Chris Lowe has been in the game for 15 years and is praised for his production during the late 80′s and early 90′s. His work with Stezo and EPMD gave him the moniker, the “break beat king.” Stepping into the forefront, he dropped Black Life in 2004 which featured everyone from Carl Thomas to Sadat X. Now in 2007, he returns with Black Life II: The Next Thing Smokin’; this time with no assistance in the booth or on the boards. Regrettably, this album is weighed down with weak rhymes and an outdated flow which eventually bores the listener.
First off, there are some duds. “Chick On Da Side” is a failed attempt to make a club record. The corny hook and cheesy “I’ll blow your back out” lines makes it very difficult to envision anyone enjoying it at a party. It’s evident that Chris had no one help him because there is no variation of creative input. Too many of the choruses have the same repetitive formula. The aforementioned “Chick On Da Side”, “Back to Back” and “Wild Thing” are prime examples of this.
There is no question that his rhyme patterns are more suited for 1987 than 2007. The problem is that he sounds more “old” than “classic”. He reminds you of that old guy at the YMCA wanting to play ball with the young guys. At first he’ll hit a few jump hooks and set shots, but after a few times up and down the court, he’ll be trying to catch his breath and eventually end up on the side watching. Bottom line, Chris Lowe isn’t a strong lyricist and trying to make the producer/rapper crossover is difficult. His rhymes are way too simple and lack versatility (he says the same thing, the same way). It’s truly a case of someone not knowing is artistic limitations.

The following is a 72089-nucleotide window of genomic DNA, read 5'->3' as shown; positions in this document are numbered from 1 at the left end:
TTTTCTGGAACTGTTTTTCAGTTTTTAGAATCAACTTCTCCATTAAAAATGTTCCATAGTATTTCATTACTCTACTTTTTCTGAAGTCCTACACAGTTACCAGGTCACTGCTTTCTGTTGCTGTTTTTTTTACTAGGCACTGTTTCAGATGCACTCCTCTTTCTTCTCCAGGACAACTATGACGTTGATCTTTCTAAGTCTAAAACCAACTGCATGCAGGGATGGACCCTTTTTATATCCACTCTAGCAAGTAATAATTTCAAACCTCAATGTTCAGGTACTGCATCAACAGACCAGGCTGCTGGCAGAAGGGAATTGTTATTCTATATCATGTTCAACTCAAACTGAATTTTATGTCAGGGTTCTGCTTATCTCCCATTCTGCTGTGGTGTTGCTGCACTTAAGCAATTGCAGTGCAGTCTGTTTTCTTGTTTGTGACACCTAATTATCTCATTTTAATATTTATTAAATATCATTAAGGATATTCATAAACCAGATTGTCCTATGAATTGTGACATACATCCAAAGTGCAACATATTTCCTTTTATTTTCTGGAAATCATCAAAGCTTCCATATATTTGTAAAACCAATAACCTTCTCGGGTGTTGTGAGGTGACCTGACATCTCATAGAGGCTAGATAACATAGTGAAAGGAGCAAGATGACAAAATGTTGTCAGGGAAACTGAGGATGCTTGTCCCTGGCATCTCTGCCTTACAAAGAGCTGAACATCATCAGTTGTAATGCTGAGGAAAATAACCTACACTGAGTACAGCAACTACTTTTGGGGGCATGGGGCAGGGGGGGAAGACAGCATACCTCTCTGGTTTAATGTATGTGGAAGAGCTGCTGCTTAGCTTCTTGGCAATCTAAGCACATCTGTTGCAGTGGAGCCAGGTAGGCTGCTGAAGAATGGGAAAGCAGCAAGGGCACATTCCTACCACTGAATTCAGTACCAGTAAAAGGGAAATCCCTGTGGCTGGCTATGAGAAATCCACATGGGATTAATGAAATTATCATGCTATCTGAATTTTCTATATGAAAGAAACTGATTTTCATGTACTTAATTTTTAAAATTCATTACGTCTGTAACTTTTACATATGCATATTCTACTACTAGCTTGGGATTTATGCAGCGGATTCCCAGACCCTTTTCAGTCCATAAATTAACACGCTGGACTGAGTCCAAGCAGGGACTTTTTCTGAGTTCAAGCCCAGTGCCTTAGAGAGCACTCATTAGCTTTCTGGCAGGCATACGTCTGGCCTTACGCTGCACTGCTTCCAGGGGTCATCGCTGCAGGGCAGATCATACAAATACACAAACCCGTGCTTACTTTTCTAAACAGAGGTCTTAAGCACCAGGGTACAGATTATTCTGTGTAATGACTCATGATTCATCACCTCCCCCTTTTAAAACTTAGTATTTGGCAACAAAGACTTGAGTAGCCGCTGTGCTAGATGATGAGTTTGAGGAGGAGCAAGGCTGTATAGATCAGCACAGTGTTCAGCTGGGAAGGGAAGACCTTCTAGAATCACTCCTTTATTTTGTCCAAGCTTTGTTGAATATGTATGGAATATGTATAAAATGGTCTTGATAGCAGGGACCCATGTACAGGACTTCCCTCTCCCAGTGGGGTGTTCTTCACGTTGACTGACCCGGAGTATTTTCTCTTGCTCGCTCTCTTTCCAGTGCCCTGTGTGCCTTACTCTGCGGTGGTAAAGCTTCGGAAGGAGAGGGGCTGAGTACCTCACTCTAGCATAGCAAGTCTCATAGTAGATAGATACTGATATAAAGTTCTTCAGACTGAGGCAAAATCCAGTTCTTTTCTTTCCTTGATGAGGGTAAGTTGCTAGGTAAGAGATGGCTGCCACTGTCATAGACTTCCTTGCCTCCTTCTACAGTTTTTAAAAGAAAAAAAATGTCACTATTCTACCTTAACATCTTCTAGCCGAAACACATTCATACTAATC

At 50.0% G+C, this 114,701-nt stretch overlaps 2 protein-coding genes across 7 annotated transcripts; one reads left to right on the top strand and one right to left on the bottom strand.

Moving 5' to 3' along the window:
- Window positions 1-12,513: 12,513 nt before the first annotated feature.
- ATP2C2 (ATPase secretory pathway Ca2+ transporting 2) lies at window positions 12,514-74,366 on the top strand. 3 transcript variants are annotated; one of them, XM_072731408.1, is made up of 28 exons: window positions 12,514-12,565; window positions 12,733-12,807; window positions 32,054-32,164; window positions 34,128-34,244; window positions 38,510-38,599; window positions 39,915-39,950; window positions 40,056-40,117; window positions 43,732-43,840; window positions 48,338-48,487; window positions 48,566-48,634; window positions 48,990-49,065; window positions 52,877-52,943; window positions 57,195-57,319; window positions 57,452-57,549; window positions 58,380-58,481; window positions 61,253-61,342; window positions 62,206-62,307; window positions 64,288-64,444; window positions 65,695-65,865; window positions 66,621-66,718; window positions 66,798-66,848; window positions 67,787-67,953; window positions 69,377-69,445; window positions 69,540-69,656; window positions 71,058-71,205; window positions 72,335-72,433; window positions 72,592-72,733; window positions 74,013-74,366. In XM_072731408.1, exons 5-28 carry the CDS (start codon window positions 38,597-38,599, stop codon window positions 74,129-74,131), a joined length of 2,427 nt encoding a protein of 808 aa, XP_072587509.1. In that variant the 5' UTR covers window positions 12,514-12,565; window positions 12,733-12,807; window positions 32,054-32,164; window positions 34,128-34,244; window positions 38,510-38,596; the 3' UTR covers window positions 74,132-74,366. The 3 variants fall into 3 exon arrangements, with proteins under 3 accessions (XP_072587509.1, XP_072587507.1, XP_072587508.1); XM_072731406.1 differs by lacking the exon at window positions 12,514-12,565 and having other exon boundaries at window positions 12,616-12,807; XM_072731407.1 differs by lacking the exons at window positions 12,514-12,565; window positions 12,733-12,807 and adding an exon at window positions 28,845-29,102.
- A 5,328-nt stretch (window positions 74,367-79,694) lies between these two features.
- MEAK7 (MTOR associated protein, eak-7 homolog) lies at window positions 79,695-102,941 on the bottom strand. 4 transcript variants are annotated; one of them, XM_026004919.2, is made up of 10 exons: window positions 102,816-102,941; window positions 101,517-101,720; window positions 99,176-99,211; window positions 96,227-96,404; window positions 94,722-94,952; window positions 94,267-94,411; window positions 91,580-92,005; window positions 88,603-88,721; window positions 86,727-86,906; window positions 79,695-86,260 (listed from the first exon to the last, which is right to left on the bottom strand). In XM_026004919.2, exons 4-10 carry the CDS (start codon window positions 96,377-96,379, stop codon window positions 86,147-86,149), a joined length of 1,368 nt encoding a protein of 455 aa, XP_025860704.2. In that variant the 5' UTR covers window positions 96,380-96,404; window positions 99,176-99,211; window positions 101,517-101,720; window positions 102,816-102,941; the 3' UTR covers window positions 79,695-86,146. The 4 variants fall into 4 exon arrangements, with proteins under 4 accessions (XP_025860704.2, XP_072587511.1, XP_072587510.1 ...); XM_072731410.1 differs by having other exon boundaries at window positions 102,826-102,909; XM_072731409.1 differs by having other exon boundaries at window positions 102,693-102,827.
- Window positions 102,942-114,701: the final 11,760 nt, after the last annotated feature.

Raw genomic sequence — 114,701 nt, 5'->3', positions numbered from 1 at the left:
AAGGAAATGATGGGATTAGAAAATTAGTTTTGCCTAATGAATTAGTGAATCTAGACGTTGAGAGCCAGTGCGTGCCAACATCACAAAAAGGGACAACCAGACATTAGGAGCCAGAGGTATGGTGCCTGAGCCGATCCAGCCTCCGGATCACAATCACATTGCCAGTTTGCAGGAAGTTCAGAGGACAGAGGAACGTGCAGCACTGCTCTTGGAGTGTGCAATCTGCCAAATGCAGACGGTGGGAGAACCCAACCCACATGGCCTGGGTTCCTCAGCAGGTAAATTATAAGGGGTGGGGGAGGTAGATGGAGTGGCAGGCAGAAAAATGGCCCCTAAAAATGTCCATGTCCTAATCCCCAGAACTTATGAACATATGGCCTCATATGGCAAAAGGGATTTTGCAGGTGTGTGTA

This album’s strongest attribute is its beats; not surprising since Chris Lowe is an accomplished producer. And while his skill on the mic doesn’t quite blow you away, his content has much more depth than today’s artists and thankfully he doesn’t bother to bust guns or push weight for an entire album.
Black Life II: The Next Thing Smokin’ is worth a listen. Songs like “You In Love” and “Golden Era Great” will definitely have your head nodding. After that, the album is quite forgettable and probably won’t replace anything in your deck right now. And on those days when you’ll want to bring ’87 back, you would probably reach for your Paid In Full record and leave this one on the shelf.
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